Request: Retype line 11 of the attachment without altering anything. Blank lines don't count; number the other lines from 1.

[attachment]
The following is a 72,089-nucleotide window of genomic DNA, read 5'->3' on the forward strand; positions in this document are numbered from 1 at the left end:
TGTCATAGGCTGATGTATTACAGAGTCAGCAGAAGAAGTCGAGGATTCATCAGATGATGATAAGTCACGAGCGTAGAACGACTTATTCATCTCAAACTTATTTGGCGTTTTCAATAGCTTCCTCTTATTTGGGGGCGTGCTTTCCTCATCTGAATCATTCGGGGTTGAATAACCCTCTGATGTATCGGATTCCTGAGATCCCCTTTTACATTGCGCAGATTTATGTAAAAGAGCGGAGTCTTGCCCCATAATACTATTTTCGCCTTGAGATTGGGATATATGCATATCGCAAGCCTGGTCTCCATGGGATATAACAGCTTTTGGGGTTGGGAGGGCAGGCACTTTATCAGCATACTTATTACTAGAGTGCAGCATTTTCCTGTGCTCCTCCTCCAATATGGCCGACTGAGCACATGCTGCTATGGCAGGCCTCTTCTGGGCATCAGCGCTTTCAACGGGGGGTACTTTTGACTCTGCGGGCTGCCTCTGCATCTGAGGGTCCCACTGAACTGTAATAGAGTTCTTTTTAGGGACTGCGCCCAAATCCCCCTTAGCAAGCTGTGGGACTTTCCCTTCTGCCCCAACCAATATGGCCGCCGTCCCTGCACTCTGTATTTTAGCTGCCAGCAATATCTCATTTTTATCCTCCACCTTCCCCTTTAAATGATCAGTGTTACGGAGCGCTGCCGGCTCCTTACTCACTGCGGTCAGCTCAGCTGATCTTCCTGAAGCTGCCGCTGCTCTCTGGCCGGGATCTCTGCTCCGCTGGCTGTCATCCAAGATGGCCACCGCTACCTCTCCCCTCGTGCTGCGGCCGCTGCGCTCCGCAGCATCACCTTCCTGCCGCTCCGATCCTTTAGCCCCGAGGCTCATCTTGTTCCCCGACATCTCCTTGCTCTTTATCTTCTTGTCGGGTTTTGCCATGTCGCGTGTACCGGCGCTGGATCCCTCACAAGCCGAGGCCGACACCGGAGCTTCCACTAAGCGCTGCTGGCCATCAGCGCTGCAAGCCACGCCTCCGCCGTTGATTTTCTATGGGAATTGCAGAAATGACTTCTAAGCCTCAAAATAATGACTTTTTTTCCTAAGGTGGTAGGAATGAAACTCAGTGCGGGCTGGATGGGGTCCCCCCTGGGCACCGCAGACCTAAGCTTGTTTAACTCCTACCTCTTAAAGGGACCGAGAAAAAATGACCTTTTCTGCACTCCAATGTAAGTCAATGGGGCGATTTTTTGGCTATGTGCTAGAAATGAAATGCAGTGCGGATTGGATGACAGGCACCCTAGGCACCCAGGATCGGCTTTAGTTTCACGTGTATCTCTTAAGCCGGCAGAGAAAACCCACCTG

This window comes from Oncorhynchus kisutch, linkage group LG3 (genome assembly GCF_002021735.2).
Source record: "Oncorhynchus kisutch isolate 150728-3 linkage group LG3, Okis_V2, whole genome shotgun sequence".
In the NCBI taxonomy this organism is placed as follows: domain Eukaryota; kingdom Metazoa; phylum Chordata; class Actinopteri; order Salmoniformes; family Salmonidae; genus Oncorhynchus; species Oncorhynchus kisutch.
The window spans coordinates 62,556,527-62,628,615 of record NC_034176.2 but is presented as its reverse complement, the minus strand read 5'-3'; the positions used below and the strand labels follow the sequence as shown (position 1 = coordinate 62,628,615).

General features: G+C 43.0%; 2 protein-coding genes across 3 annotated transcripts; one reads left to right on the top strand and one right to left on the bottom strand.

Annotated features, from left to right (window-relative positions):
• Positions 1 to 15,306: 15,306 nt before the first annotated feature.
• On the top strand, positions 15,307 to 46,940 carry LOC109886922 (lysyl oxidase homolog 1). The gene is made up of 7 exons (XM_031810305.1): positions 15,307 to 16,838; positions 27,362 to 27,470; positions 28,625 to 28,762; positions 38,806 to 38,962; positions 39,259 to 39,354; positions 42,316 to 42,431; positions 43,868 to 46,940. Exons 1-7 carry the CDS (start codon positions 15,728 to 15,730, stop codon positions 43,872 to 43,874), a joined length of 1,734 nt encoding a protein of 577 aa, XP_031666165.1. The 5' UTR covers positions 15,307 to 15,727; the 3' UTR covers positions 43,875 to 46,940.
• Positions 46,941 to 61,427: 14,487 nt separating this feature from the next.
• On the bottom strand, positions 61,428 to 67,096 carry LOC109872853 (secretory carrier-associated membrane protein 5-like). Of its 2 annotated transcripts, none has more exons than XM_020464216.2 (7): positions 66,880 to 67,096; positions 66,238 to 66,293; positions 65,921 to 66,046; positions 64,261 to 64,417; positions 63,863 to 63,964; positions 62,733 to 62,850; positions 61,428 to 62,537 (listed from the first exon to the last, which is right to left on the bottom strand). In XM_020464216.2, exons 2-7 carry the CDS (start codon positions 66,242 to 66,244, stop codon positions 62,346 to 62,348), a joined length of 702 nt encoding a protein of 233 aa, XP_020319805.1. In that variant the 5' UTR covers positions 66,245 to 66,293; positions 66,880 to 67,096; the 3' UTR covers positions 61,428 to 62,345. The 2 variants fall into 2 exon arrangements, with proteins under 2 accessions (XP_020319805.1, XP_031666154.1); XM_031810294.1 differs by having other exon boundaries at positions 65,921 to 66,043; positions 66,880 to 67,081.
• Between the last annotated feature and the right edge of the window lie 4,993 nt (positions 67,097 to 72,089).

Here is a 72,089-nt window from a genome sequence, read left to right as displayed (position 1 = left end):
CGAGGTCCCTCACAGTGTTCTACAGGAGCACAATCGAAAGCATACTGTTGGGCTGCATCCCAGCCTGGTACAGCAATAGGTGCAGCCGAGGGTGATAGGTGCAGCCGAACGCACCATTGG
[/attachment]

• Positions 46,941 to 61,427: 14,487 nt separating this feature from the next.